Global Cinema in the 21st Century
During in-class discussion, consider what makes a particular film noteworthy, what the director seems to think about his/her/their national context, and how local issues intersect with broader questions about the human condition.
Every Tuesday evening, this class watches a movie together. The next day, they talk about it.
The movie this time was Sweet Bean, a 2015 Japanese story in which dorayaki— pancake sandwiches with a bean-paste filling—play a central role. There’s a discontented baker who reluctantly hires an elderly woman who ends up transforming his world, but no spoilers because I really recommend that you watch this one for yourself.
Ten or 15 minutes go by before Tokue— the elderly employee—enters the movie, says historian Laura Mason, a teaching professor in the Department of History and the Program in Film and Media Studies. So why do we consider Tokue a central protagonist?
“Everything she says is intertwined in the story,” someone says. “She talks about wind and then we see the young girl in the wind. She influences all the characters she meets.”
As the movie unfolds, we learn that Tokue’s life has been painful and bleak by most standards. The group wrestles to reconcile this with the character’s uplifting presence. “What else does Tokue have? What did you talk about at dinner last night that makes your first semester at Hopkins easier?” Mason probes.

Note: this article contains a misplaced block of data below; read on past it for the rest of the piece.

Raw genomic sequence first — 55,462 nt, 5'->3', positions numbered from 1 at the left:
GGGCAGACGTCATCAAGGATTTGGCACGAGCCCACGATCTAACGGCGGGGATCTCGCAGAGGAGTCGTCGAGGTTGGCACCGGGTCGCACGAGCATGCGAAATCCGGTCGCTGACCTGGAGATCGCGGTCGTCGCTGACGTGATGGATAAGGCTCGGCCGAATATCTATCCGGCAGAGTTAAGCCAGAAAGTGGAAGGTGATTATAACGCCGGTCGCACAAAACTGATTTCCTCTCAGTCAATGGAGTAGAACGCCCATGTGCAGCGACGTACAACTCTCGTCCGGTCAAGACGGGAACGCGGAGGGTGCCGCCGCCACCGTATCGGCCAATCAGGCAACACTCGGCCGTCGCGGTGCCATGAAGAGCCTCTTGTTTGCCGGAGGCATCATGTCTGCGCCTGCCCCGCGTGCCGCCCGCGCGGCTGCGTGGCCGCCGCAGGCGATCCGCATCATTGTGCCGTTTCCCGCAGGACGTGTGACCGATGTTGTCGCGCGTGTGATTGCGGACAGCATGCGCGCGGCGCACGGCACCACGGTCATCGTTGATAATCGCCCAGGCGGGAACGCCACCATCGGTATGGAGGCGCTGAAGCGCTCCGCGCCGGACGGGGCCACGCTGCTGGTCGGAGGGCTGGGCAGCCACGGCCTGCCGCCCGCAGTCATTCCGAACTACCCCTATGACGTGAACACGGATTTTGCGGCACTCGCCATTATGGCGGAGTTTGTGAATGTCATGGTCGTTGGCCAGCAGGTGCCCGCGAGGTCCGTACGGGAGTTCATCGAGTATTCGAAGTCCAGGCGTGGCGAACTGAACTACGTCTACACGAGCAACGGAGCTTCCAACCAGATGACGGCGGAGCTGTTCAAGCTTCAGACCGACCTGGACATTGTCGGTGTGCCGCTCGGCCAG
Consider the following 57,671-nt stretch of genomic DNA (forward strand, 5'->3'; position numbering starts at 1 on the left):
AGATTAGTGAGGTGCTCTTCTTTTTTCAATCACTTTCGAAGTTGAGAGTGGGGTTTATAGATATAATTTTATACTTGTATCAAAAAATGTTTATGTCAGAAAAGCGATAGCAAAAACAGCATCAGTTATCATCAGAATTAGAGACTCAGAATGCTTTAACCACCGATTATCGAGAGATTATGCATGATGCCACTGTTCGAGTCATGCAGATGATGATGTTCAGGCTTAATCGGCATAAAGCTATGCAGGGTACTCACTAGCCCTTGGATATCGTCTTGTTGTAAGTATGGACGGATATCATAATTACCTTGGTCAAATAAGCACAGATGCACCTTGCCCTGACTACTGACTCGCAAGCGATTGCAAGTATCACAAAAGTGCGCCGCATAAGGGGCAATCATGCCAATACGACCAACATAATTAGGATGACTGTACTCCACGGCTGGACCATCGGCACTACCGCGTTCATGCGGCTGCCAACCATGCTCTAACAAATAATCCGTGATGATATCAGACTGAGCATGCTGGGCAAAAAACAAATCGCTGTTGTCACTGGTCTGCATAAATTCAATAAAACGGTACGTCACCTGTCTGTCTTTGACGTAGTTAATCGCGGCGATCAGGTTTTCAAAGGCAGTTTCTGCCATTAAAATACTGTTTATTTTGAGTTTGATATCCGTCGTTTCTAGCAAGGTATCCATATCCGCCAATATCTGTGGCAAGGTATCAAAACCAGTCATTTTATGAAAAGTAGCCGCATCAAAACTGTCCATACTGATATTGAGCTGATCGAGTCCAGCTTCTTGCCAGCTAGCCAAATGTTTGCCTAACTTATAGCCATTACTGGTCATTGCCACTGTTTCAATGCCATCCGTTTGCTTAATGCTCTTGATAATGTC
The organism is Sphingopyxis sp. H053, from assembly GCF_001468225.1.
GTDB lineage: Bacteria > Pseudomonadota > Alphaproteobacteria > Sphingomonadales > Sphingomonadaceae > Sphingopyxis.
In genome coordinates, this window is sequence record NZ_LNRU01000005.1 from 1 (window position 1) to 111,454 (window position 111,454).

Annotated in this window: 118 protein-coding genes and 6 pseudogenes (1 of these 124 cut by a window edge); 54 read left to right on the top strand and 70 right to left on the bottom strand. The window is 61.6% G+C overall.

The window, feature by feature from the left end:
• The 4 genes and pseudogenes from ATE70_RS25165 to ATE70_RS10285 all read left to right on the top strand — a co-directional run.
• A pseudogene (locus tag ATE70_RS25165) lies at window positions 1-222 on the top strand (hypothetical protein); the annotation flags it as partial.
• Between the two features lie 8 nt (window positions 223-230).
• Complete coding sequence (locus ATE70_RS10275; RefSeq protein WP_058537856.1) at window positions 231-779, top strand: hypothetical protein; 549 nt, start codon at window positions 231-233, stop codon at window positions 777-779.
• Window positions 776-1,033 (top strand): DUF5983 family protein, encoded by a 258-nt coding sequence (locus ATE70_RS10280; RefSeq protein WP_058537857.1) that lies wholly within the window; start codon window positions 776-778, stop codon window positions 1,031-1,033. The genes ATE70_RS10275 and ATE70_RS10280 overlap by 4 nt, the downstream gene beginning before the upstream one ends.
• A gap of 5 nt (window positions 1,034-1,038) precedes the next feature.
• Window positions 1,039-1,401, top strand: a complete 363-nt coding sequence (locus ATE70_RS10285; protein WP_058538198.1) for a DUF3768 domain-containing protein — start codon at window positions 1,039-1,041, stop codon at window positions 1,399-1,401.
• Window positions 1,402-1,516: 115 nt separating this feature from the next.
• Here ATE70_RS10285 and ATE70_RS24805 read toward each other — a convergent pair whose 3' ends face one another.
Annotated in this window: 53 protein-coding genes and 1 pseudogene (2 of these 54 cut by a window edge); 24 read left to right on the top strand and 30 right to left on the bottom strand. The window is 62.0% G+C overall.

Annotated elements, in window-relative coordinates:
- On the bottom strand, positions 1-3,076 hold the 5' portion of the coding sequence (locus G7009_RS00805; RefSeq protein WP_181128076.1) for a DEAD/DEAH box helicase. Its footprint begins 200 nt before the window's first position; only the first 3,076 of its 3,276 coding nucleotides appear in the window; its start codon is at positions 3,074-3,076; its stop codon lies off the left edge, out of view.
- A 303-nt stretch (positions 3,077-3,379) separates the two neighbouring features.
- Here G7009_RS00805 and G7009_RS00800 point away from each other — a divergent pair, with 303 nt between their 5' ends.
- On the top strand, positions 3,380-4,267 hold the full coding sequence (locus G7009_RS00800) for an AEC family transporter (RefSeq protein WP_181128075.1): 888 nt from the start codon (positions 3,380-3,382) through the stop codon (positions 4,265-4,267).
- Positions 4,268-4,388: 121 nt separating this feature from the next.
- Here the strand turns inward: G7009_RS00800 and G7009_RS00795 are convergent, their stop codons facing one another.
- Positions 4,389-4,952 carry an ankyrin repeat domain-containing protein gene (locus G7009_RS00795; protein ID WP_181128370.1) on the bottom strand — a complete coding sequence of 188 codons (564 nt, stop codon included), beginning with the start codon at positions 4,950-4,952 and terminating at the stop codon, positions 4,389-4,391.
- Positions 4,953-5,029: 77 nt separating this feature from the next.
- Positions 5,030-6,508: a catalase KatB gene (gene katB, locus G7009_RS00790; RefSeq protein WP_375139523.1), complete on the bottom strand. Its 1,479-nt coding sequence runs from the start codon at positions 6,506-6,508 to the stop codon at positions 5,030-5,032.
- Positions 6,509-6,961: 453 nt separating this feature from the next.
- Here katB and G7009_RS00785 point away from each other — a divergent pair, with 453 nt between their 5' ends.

“Having people around,” someone says.
“When you find out you’re not alone, things are easier,” says someone else.
A Reflection of Life
After class, Rachel Oyewo tells me that the movie reminded her of grit, a character trait she discussed at a recent session of Arrive and Thrive—an optional, 1-credit course for incoming students—after viewing a TED Talk about it.
“I believe movies intertwine with our lives all the time,” continues Oyewo, who is such a film fanatic that her friends sometimes question her choice to major in molecular and cell biology. “I like how you can relate to a movie even if you don’t share a similar experience. Maybe the cinematography reminds you of something else in your life.”
As the end of the session nears and the animated discussion begins to flag, Mason invites us to stand, stretch, and jump. When she allows us to sit back down, most of us don’t. The discussion turns lively again.
When Chemistry Changed History
A deep dive into chemical discoveries that changed history, discussing how they work and their impact on society.
The syllabus promised topics ranging from dirt warfare to the link between gunpowder and workers’ rights. But what caught my eye was the session on “how your cat biochemically domesticated you.”
For background, chemist Eric Hill reminds us that cats were worshipped in ancient Egypt because they kept the plague away. Infected rodents came for the accumulating garbage and then infected humans by biting them, and the introduction of cats brought down the rodent population.
“You have plagues, you have cats, you have less plague. It’s the sort of thing you notice,” says Hill, senior lecturer in the Department of Chemistry.
You have plagues, you have cats, you have less plague. It’s the sort of thing you notice.”—Eric Hill
The Dopamine Parasite
Today, a parasite called Toxoplasma gondii lives in birds and rodents around the world. It also lives in one-quarter to one-third of humans. But its very favorite place is in the guts of cats, because that’s the only environment that allows it to reproduce sexually.